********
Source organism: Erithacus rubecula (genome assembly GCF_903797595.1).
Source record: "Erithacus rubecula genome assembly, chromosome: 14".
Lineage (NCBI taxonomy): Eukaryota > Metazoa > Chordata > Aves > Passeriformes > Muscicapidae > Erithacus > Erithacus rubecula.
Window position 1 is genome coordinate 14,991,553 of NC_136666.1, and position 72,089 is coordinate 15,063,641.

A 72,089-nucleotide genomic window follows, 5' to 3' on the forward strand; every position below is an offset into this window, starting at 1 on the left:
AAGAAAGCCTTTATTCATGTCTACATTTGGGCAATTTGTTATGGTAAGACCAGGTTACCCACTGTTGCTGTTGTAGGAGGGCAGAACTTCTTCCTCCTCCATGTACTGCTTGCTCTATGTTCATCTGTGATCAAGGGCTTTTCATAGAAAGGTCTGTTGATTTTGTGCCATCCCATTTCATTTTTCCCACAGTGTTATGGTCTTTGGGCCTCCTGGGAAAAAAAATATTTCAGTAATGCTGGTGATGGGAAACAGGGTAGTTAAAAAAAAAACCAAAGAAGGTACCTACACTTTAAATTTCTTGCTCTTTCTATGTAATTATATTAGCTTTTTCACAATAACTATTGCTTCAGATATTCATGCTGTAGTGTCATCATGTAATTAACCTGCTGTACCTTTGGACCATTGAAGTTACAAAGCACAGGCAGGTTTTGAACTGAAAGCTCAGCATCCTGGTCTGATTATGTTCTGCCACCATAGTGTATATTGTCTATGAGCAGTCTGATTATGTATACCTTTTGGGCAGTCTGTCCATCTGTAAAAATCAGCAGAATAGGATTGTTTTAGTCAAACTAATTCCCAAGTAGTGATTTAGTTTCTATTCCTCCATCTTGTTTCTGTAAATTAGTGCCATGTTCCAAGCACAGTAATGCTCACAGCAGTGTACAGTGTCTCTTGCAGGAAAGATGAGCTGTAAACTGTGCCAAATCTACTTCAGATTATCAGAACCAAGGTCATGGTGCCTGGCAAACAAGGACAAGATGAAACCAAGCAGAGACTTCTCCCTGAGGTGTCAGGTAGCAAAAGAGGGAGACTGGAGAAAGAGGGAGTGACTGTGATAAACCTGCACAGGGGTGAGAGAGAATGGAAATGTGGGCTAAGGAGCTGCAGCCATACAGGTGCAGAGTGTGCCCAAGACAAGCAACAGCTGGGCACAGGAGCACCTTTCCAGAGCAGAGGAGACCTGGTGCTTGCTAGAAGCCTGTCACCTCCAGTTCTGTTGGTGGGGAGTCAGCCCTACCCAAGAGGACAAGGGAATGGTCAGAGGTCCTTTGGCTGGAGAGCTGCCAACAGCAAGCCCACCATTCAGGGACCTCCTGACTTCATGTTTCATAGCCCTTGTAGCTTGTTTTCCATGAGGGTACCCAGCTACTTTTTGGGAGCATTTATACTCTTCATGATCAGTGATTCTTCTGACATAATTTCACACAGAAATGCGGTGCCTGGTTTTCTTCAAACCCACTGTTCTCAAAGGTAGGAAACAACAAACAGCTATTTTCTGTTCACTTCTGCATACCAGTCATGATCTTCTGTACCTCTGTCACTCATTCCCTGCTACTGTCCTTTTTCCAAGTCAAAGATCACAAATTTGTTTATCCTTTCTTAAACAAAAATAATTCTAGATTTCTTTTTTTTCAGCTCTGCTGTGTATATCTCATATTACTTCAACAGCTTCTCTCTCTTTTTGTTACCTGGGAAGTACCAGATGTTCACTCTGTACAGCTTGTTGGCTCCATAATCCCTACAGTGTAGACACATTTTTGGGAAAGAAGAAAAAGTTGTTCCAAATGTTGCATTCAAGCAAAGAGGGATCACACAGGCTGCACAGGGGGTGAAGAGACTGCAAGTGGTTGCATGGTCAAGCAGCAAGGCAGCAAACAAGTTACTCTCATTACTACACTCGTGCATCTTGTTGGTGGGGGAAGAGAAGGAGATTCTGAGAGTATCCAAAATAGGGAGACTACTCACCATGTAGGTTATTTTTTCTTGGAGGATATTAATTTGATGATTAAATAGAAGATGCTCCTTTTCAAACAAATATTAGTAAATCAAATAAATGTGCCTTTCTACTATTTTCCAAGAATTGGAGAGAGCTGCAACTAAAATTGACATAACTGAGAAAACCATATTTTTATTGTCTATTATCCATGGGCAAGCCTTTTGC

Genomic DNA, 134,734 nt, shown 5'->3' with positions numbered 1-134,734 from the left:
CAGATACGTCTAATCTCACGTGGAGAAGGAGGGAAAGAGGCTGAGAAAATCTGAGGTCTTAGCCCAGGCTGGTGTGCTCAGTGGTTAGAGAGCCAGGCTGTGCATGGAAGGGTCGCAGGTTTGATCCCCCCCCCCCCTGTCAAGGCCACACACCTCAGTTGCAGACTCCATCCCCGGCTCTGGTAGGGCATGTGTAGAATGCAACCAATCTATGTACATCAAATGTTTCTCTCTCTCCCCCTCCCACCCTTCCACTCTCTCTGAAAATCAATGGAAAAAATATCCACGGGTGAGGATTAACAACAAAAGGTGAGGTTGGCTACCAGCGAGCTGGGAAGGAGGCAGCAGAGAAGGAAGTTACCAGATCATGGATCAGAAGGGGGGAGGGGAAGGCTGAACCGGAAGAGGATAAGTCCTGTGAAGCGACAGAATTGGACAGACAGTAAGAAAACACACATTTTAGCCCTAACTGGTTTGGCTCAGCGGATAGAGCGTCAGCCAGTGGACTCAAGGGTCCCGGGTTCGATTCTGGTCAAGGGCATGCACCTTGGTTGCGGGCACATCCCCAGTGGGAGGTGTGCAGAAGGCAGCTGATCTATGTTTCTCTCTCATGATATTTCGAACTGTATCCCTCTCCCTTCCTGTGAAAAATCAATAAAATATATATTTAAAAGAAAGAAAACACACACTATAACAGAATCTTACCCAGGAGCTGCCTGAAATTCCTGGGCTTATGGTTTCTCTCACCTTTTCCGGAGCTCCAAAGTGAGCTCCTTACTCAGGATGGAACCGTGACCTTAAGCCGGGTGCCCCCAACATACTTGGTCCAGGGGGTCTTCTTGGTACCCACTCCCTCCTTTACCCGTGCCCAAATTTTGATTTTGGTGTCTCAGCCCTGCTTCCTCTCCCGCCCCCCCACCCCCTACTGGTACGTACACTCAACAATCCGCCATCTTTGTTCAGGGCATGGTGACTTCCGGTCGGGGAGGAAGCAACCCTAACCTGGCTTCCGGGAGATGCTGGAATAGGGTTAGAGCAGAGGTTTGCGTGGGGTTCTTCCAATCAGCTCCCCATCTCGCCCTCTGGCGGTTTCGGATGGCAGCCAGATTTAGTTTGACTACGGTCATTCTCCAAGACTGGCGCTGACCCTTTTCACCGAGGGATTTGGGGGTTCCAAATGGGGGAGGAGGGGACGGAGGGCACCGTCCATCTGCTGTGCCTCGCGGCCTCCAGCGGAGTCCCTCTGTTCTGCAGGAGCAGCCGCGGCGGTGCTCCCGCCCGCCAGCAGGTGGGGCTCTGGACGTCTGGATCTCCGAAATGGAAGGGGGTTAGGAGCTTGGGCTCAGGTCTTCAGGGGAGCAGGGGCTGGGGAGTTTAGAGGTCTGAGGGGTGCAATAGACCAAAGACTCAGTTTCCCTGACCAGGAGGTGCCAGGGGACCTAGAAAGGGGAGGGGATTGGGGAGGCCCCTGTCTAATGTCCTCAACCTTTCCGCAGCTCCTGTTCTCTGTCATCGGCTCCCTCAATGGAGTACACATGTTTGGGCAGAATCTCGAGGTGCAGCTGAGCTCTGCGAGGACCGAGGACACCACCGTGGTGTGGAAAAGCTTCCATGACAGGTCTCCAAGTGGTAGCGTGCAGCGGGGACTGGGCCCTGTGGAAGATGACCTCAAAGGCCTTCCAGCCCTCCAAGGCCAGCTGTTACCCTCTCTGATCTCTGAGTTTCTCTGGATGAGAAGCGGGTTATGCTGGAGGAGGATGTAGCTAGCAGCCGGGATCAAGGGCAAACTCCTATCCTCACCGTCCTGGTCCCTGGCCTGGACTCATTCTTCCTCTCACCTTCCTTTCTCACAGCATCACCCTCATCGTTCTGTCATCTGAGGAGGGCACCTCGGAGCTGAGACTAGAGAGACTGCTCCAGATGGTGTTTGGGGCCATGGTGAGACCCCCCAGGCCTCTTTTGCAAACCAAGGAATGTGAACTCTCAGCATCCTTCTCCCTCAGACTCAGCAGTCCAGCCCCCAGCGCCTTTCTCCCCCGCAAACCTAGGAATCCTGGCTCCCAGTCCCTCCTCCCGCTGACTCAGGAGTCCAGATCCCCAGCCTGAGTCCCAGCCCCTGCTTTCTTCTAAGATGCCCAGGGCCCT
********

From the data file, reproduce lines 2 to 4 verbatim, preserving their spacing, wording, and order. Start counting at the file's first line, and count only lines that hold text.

Source record: "Erithacus rubecula genome assembly, chromosome: 14".
Lineage (NCBI taxonomy): Eukaryota > Metazoa > Chordata > Aves > Passeriformes > Muscicapidae > Erithacus > Erithacus rubecula.
Window position 1 is genome coordinate 14,991,553 of NC_136666.1, and position 72,089 is coordinate 15,063,641.